In June American Airlines is operating an average of 40 flights a day out of Austin, including flights on its regional partners.
Austin destinations with American now include Boston, Charlotte, Dallas Fort-Worth, New York JFK, Las Vegas, Los Angeles, Orlando, Miami, Nassau, Chicago O’Hare, Philadelphia, Phoenix, Cabo, Tampa, Aspen, Nashville, Fort Walton Beach and New Orleans.
They’ll be adding Raleigh and Washington Dulles service later this summer, too. And that doesn’t count flights on partners Alaska or on JetBlue (where AAdvantage members can also now earn miles). We’ll see British Airways service to London again as well.
Before the pandemic American was looking at marginal adds of non-hub routes in Austin – Boston, San Jose, and weekend Cabo service – to augment its flights to hubs. However with the rise of leisure travel and a need to find spots to fly with business travel still grounded they aggressively added new destinations from Austin.
For years Austin has been one of the fastest-growing aviation markets in the country, tracking the city’s growth more generally. This growth has continued – Austin isn’t just UT Austin and Dell Computers, it’s Google, Facebook, Apple, and Tesla now. It’s Oracle, Facebook, Indeed, Amazon, VRBO and eBay. And it’s startups like Eterneva which is disrupting both the diamond and grieving industries.
And Austin has been a strong market for American Airlines, with existing corporate contracts and customer loyalty. While Delta has made splashes with its fancy new Sky Club and American has consistently put off renovation and expansion of their lounge, American’s Admirals Club agents are the best in their entire system and generate a lot of that loyalty.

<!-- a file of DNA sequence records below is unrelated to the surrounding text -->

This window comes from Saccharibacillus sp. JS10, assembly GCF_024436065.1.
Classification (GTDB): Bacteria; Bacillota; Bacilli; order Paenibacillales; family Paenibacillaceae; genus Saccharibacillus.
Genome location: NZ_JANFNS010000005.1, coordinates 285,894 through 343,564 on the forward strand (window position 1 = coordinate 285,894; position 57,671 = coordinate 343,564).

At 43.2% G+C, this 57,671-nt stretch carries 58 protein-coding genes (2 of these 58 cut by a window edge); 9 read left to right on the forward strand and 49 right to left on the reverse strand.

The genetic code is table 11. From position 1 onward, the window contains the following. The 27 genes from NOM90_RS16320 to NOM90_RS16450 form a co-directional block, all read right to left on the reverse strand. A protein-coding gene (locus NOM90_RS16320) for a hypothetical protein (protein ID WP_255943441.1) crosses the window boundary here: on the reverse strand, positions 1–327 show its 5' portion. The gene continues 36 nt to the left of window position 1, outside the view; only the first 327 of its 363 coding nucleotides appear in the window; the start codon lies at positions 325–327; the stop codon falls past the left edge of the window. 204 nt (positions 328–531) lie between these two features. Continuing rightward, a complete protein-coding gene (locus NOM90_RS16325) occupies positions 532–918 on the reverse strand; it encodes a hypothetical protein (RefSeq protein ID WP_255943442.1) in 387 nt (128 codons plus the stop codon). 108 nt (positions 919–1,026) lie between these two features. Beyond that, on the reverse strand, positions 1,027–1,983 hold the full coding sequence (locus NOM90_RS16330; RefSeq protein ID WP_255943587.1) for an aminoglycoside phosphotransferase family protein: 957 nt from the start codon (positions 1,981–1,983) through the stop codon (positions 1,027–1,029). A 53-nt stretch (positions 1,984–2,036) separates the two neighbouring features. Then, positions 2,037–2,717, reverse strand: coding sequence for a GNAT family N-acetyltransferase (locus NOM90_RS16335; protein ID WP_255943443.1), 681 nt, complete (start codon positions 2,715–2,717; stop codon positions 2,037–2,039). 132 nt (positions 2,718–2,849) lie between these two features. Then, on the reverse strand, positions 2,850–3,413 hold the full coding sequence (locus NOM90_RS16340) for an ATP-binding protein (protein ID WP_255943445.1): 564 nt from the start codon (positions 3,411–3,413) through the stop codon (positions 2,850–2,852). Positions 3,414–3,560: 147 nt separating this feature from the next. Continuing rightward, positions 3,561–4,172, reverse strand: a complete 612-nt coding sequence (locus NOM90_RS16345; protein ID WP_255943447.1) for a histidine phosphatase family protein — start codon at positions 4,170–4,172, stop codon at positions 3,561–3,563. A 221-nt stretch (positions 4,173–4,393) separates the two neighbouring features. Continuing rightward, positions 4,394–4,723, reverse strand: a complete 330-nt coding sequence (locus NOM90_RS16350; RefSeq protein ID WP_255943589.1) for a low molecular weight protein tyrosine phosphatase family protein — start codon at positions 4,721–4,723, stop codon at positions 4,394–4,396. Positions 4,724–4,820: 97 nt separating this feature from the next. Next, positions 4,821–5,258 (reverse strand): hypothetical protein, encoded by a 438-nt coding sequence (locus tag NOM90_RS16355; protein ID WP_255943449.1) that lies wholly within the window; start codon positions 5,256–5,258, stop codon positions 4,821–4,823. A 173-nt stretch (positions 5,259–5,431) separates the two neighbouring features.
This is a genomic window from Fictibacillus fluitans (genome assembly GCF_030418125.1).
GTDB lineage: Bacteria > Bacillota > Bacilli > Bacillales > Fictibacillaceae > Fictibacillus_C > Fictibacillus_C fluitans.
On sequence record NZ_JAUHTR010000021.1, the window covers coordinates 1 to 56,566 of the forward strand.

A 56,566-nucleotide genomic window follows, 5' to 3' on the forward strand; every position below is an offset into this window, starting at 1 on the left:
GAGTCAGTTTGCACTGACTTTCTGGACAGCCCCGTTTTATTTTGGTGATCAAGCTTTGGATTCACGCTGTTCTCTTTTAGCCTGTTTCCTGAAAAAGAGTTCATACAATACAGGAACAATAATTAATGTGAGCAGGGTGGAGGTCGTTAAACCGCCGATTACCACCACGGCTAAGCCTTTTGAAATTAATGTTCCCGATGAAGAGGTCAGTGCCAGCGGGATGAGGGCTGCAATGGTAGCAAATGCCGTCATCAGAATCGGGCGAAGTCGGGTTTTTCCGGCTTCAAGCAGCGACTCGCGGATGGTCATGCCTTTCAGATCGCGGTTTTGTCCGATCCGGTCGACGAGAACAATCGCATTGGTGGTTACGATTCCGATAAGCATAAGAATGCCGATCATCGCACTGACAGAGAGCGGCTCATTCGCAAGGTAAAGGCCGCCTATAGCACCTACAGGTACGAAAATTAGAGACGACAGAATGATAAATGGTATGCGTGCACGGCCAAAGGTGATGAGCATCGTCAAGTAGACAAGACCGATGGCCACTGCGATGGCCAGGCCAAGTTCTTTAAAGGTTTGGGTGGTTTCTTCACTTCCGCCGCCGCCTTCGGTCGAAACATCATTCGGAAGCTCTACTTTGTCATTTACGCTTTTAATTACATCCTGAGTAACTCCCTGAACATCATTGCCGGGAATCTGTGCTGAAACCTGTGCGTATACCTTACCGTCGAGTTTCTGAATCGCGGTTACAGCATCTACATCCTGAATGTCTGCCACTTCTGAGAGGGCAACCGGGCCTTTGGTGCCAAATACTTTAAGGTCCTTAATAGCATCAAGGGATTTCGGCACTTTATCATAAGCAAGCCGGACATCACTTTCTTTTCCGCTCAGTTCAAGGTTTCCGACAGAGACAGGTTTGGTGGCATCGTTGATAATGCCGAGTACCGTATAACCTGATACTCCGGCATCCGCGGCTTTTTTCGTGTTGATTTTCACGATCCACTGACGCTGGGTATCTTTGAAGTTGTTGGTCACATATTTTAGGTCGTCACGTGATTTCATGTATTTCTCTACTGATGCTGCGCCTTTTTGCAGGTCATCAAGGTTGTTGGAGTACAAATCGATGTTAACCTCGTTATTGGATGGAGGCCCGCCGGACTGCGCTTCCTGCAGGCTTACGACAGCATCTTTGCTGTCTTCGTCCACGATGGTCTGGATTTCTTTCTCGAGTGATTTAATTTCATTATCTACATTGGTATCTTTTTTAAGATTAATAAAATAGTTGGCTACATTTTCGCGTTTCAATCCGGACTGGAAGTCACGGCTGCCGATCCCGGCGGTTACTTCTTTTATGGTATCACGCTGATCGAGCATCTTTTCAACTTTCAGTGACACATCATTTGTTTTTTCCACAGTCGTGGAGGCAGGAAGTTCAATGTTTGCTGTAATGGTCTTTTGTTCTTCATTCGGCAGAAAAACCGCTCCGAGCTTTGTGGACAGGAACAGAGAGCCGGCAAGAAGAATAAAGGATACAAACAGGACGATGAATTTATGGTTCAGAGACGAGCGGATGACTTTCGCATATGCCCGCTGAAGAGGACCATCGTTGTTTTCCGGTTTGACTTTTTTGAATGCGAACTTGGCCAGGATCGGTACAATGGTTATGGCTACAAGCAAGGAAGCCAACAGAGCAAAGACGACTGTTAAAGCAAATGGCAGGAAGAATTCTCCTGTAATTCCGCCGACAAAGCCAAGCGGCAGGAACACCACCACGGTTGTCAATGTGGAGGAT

What’s interesting is that two things are happening simultaneously with a third unintended result,
- American is adding new Austin destinations
- Leisure travel is growing generally with planes full
And that’s led to passengers turning Austin into a connecting hub on their own either because connecting itineraries through Austin in a given instance are less expensive or because they can’t get their normal connections at all or at least at a reasonable price.
For Tuesday, the day after Memorial Day, American expected a 97.6% load factor for its Austin flights. This was substantially helped by connecting traffic such as:
- 14 passengers on a single flight connecting between Las Vegas and Miami
- 27 passengers on a single flight connecting between Miami and Dallas
- 47 passengers on a single flight connecting between Las Vegas and Orlando
- 21 passengers on a single flight connecting between Las Vegas and New Orleans
- 15 passengers on a single flight connecting between Las Vegas and Nashville
- 18 passengers on a single flight connecting between Los Angeles and Miami
- 18 passengers on a single flight connecting between Phoenix and Miami
- 16 passengers on a single flight connecting between Nashville and Los Angeles
- 42 passengers on a single flight connecting between Miami and Los Angeles
- 10 passengers on a single flight connecting between Dallas and Phoenix
- 10 passengers on a single flight connecting between Dallas and Las Vegas
- 14 passengers on a single flight connecting between Orlando and Las Vegas
LA-Miami is actually a reasonable 40 minute connection in Austin, and Austin is a much easier and quicker city to connect in than Phoenix, Chicago, Charlotte or Dallas. It’s only natural that customers would ‘make their own connecting hub’ in Austin. And it serves as a great reliever when bad weather hits North Texas, since DFW ‘Doesn’t Function Wet’.
Now if only American would relax its standby policy so that customers could take advantage of its numerous official – and unofficial! – hubs, and allow customers to change their routing when they try to get onto another flight without having that change confirmed in advance.